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I know that using dried beans is more economical and that we should get more protein and fiber into our diets. I just haven't been able to find any recipes that actually look GOOD. Does anyone have any tried and true recipes that are tasty too?
Lisa from Lena
Try making them in the crock pot or pressure cooker. Know that the older the beans, the longer they take to cook. And I do mean longer.
They say not to add salt when cooking in the beginning, because it supposedly toughens the beans. Why take chances? Salt 'em at the table!
A good old cowboy bean recipe:
Clean 4 cups dried pinto beans, wash and put in slow cooker. Add water to about 1 inch from the top of the cooker. Cook on low all night. In the morning: Mix 1 chopped onion, 1 can of Rotel, 4 tsps salt,(less if you prefer), 8 slices of bacon, chopped (or chopped ham or ham bone).
Ok, I think I have the best way to make beans, even though I can't take credit for it! I worked with a Hispanic lady who told me how her culture makes any and all kind of dried beans. It will sound weird, but it works like a charm every time-
Take the amount of beans you want, pick them over looking for stones and beans that are cracked or broken. Rinse them very, very well until the water runs clear.
Put the beans in a 'pasta pot' and cover them with around 2 inches of cold water Then (here's the weird part) please two whold HEADS of garlic in the pot. Bring to a boil and simmer until the beans are done. This is important too - if you have to add additional water, it must be boiling water. Keep a teapot on the stove with boiling water in it.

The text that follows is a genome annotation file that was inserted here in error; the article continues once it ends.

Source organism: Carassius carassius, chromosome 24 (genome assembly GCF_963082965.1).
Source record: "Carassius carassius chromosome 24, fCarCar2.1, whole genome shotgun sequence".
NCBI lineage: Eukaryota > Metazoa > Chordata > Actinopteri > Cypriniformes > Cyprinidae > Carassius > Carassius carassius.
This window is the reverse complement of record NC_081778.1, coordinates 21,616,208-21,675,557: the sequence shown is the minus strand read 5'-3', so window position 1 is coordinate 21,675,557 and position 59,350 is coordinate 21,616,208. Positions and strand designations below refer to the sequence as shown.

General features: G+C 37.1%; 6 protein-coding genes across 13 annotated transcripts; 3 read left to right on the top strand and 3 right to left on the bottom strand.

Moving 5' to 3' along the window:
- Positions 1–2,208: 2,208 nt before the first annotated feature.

One thing- the beans will cook faster with this method, although I don't know why.
Keep tasting the beans and when you think they're almost done. About 20 minutes before they're done, add your vegetables so they can cook in the last 20 minutes. I use one whole bay leaf, carrots, celery, lots of onions, garlic powder, salt and pepper, ground cumin, onion powder, a fresh jalapeño (not much and I take out the seeds and the veins - these are the hot parts.
Take the bay leaf out before you serve the beans. Sometimes I add chili powder, sometimes paprika. You could really use anything you wanted. I'm a vegetarian, so I don't add meat.
Important - before you serve, put plenty of chopped cilantro over the top of each bowlful. To me, there's nothing like fresh cilantro!
Another tip from this lady concerning cilantro: the stores sell it in big bunches (in Houston, TX anyway). Cut the amount you need after you rinse what you plan to use. Take the remainder of the cilantro, get a jar or glass, fill it with water, and put the remainder of the cilantro STEMS into the water (you don't need much water), and keep it in your refrigerator. It looks like a bunch of flowers! Cover the glass holding the cilantro with a plastic bag and make sure the plastic is secure around the glass. The cilantro will last a long time.
This lady really gave me no particular recipe on how to make a bean recipe per se, but gave me this infallible way to make beans. For many, many years I used any and all hints on soaking beans before cooking them, changing the water, etc. The skins of the beans came off and floated to the top; they split in two, etc. Trust me, this is the best way and the only way I make my beans now.The beans will maintain their shape and look like they came out of a can.
Here's the best part (for me anyway), the Heads of garlic prevent any 'gas' from occurring. That's right; no gas by products when you eat them. The whole heads of garlic do not impart any garlic taste at all, although I don't know why. The papery skin doesn't come off the garlic heads either.
I hope you try this wonderful and quick way to make dried means. They certainly are economical and there are so many ways to make them. Good Luck from Smoochie!
I have read and re-read your recipe---am I getting this correct
1. don't pre-soak the beans